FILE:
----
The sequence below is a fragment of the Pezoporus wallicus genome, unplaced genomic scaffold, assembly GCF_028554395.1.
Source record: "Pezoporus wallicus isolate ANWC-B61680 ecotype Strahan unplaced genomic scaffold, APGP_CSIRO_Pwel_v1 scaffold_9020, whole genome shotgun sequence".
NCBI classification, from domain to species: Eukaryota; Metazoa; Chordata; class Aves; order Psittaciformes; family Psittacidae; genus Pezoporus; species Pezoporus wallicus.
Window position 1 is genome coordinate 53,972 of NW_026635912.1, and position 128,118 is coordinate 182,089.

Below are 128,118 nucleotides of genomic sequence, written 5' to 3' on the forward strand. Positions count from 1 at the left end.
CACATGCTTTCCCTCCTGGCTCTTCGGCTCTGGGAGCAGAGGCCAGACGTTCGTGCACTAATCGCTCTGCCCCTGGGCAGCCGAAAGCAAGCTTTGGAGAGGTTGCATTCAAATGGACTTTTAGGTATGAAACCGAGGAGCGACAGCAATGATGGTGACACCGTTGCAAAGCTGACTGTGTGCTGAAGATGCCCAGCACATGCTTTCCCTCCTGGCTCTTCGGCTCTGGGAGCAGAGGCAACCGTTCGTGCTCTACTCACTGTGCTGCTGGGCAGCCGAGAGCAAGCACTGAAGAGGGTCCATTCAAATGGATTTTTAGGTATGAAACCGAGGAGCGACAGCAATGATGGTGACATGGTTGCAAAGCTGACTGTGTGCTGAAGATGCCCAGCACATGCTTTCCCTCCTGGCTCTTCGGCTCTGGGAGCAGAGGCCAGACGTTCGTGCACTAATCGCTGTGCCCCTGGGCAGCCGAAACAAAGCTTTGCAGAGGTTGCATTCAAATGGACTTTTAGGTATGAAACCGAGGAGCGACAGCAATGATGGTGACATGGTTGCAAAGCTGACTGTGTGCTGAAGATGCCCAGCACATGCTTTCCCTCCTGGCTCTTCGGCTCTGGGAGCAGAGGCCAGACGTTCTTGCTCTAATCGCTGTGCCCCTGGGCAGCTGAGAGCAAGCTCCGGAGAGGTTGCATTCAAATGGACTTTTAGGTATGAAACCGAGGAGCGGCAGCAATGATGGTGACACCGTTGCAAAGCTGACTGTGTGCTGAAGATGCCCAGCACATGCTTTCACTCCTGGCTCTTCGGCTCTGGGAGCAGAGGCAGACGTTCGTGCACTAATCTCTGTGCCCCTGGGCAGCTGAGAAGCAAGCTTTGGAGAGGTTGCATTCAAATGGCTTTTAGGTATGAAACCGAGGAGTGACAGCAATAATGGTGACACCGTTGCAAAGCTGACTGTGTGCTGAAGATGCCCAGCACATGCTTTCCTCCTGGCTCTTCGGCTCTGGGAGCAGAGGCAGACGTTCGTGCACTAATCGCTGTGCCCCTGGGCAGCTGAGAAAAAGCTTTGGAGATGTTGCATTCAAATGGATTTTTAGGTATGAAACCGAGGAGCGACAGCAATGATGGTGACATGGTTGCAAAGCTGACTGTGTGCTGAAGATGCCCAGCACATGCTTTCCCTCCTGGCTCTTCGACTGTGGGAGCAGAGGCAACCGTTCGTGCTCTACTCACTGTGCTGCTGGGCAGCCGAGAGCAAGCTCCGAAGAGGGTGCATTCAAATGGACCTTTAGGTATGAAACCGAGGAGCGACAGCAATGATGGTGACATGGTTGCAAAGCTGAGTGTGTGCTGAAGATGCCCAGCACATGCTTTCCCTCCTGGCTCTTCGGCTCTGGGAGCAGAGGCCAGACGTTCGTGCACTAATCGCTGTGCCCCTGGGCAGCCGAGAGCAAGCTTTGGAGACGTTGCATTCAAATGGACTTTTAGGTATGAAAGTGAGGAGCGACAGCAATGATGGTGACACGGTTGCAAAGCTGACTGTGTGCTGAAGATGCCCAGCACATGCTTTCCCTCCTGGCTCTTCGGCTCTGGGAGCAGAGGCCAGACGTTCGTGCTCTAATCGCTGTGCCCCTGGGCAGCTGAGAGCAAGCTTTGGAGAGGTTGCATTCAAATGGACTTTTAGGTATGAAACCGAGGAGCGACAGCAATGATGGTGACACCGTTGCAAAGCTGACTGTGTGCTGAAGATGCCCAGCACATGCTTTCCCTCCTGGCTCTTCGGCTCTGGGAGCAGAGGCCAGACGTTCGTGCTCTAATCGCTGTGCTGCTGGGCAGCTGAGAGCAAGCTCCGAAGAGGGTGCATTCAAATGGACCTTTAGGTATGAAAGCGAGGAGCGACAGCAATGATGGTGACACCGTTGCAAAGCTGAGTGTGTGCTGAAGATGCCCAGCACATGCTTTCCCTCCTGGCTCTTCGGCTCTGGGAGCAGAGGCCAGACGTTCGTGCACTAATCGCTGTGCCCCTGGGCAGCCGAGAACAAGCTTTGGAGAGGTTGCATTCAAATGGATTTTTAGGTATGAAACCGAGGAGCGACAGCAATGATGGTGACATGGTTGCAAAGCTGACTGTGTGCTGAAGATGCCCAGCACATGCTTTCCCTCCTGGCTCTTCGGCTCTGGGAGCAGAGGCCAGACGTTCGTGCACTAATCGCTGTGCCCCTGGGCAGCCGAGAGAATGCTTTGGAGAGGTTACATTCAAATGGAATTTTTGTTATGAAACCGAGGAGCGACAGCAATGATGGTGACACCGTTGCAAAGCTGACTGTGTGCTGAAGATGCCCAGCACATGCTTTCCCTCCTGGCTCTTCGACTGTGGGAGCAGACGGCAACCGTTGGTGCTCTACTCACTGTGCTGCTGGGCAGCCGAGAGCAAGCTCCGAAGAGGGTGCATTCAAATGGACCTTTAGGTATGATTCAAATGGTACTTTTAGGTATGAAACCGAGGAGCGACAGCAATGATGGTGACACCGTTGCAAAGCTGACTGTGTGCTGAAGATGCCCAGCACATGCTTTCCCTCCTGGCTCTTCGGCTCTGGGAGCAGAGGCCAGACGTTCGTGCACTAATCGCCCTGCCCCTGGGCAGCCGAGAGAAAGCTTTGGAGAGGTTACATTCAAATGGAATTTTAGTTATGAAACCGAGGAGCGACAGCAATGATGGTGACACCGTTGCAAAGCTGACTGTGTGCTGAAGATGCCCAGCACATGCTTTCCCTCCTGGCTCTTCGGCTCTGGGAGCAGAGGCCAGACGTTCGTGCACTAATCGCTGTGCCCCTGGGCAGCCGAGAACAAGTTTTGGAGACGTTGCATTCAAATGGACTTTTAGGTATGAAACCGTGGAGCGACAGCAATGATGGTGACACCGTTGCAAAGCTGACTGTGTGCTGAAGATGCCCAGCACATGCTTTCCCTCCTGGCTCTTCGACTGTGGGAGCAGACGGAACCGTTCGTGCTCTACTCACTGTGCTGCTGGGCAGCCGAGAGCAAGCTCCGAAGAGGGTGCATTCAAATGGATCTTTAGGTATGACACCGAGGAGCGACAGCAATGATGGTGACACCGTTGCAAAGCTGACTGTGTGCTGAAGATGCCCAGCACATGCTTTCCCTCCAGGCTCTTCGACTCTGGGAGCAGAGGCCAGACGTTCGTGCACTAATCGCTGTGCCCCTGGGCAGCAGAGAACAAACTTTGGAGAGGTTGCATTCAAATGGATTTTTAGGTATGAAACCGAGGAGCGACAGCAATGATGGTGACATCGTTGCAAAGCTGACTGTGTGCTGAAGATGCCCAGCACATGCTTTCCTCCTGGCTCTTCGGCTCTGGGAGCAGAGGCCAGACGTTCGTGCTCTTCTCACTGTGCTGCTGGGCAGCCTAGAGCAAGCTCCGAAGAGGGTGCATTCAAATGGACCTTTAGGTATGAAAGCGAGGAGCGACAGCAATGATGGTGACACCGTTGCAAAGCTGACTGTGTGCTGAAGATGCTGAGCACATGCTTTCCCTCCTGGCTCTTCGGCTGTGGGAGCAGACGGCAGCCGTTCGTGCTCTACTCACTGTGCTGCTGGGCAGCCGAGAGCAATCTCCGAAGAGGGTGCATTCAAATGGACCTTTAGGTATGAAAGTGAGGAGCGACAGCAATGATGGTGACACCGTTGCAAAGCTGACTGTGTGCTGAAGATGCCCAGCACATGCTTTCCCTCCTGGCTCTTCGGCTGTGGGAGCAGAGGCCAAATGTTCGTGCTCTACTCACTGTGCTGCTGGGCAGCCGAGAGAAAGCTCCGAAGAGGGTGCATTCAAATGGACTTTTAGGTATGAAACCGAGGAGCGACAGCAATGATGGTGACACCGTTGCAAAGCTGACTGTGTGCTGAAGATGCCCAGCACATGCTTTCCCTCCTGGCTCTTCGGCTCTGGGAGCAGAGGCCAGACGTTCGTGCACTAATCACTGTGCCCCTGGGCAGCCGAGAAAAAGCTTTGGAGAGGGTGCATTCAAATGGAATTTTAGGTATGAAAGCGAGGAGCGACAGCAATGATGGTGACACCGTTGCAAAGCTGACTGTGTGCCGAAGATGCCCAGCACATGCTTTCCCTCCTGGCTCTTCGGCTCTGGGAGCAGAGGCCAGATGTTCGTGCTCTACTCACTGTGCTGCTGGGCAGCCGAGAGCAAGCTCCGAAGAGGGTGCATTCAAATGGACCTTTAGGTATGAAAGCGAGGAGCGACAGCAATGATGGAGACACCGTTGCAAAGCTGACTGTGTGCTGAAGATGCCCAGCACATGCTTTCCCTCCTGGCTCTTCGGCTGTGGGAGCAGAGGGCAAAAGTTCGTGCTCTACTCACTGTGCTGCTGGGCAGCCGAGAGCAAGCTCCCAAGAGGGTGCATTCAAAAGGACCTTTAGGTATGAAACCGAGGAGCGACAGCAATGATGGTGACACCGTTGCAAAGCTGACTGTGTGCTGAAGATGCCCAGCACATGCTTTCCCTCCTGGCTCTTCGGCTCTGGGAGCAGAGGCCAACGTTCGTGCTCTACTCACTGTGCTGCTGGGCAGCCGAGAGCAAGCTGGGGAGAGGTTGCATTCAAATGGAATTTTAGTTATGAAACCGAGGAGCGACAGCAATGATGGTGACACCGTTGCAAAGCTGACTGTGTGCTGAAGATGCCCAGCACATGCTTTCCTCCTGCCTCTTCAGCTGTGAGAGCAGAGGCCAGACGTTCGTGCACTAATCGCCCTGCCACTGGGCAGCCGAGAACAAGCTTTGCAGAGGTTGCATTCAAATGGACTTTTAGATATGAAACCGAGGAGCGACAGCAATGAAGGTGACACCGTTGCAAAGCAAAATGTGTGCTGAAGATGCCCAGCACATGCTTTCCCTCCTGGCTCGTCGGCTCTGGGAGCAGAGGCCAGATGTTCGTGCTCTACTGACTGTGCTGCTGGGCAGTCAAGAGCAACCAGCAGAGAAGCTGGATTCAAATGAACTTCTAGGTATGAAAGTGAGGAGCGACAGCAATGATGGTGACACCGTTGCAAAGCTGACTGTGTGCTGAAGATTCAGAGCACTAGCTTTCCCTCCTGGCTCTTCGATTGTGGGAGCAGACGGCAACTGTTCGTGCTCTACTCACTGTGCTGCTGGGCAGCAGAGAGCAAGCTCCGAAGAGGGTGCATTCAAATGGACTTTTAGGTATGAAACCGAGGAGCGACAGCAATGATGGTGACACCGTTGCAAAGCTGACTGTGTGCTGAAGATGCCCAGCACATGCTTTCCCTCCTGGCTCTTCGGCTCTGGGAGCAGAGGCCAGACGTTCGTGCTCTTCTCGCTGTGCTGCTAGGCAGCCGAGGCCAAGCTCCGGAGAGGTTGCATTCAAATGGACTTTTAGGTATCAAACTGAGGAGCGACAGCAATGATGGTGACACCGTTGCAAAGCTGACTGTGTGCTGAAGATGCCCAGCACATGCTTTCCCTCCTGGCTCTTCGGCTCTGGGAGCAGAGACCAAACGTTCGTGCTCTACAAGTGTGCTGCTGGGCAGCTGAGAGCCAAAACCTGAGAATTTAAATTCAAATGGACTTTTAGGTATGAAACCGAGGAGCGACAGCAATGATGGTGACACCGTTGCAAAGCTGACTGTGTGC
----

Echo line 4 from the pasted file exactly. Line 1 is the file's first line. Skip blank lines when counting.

Window position 1 is genome coordinate 53,972 of NW_026635912.1, and position 128,118 is coordinate 182,089.